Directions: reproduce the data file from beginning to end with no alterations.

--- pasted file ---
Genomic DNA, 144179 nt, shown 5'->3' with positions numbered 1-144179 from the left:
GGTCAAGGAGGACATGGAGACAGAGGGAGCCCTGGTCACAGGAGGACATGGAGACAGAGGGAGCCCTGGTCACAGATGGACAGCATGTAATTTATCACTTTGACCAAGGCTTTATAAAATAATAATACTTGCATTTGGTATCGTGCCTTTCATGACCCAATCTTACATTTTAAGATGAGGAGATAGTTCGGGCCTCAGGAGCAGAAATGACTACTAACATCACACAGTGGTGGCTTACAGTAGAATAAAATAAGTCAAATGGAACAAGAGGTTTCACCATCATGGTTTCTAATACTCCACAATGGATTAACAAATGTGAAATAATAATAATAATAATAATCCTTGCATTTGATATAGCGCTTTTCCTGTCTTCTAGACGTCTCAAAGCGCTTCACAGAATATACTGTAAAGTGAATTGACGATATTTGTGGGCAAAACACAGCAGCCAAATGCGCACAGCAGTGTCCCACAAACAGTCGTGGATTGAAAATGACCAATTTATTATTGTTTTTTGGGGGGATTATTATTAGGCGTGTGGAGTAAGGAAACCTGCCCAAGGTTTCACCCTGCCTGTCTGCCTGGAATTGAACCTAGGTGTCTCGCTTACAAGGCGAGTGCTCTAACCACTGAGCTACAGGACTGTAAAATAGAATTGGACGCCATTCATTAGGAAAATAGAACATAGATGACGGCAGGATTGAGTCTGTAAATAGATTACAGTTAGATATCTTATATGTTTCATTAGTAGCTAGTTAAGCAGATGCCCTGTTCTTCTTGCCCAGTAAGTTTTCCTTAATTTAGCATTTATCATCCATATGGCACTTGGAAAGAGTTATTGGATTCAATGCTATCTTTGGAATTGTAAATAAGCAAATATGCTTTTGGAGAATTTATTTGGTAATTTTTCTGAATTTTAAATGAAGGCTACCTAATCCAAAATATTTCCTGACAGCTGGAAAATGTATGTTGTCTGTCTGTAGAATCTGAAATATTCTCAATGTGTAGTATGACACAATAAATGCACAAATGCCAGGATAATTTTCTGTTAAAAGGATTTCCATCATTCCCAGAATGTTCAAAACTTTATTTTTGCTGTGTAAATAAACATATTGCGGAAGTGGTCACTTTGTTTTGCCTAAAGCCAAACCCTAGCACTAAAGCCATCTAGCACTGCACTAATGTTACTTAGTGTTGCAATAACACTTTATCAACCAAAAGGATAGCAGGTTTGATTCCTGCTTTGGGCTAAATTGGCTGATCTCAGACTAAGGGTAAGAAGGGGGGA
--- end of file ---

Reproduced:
Genomic DNA, 144179 nt, shown 5'->3' with positions numbered 1-144179 from the left:
GGTCAAGGAGGACATGGAGACAGAGGGAGCCCTGGTCACAGGAGGACATGGAGACAGAGGGAGCCCTGGTCACAGATGGACAGCATGTAATTTATCACTTTGACCAAGGCTTTATAAAATAATAATACTTGCATTTGGTATCGTGCCTTTCATGACCCAATCTTACATTTTAAGATGAGGAGATAGTTCGGGCCTCAGGAGCAGAAATGACTACTAACATCACACAGTGGTGGCTTACAGTAGAATAAAATAAGTCAAATGGAACAAGAGGTTTCACCATCATGGTTTCTAATACTCCACAATGGATTAACAAATGTGAAATAATAATAATAATAATAATCCTTGCATTTGATATAGCGCTTTTCCTGTCTTCTAGACGTCTCAAAGCGCTTCACAGAATATACTGTAAAGTGAATTGACGATATTTGTGGGCAAAACACAGCAGCCAAATGCGCACAGCAGTGTCCCACAAACAGTCGTGGATTGAAAATGACCAATTTATTATTGTTTTTTGGGGGGATTATTATTAGGCGTGTGGAGTAAGGAAACCTGCCCAAGGTTTCACCCTGCCTGTCTGCCTGGAATTGAACCTAGGTGTCTCGCTTACAAGGCGAGTGCTCTAACCACTGAGCTACAGGACTGTAAAATAGAATTGGACGCCATTCATTAGGAAAATAGAACATAGATGACGGCAGGATTGAGTCTGTAAATAGATTACAGTTAGATATCTTATATGTTTCATTAGTAGCTAGTTAAGCAGATGCCCTGTTCTTCTTGCCCAGTAAGTTTTCCTTAATTTAGCATTTATCATCCATATGGCACTTGGAAAGAGTTATTGGATTCAATGCTATCTTTGGAATTGTAAATAAGCAAATATGCTTTTGGAGAATTTATTTGGTAATTTTTCTGAATTTTAAATGAAGGCTACCTAATCCAAAATATTTCCTGACAGCTGGAAAATGTATGTTGTCTGTCTGTAGAATCTGAAATATTCTCAATGTGTAGTATGACACAATAAATGCACAAATGCCAGGATAATTTTCTGTTAAAAGGATTTCCATCATTCCCAGAATGTTCAAAACTTTATTTTTGCTGTGTAAATAAACATATTGCGGAAGTGGTCACTTTGTTTTGCCTAAAGCCAAACCCTAGCACTAAAGCCATCTAGCACTGCACTAATGTTACTTAGTGTTGCAATAACACTTTATCAACCAAAAGGATAGCAGGTTTGATTCCTGCTTTGGGCTAAATTGGCTGATCTCAGACTAAGGGTAAGAAGGGGGGA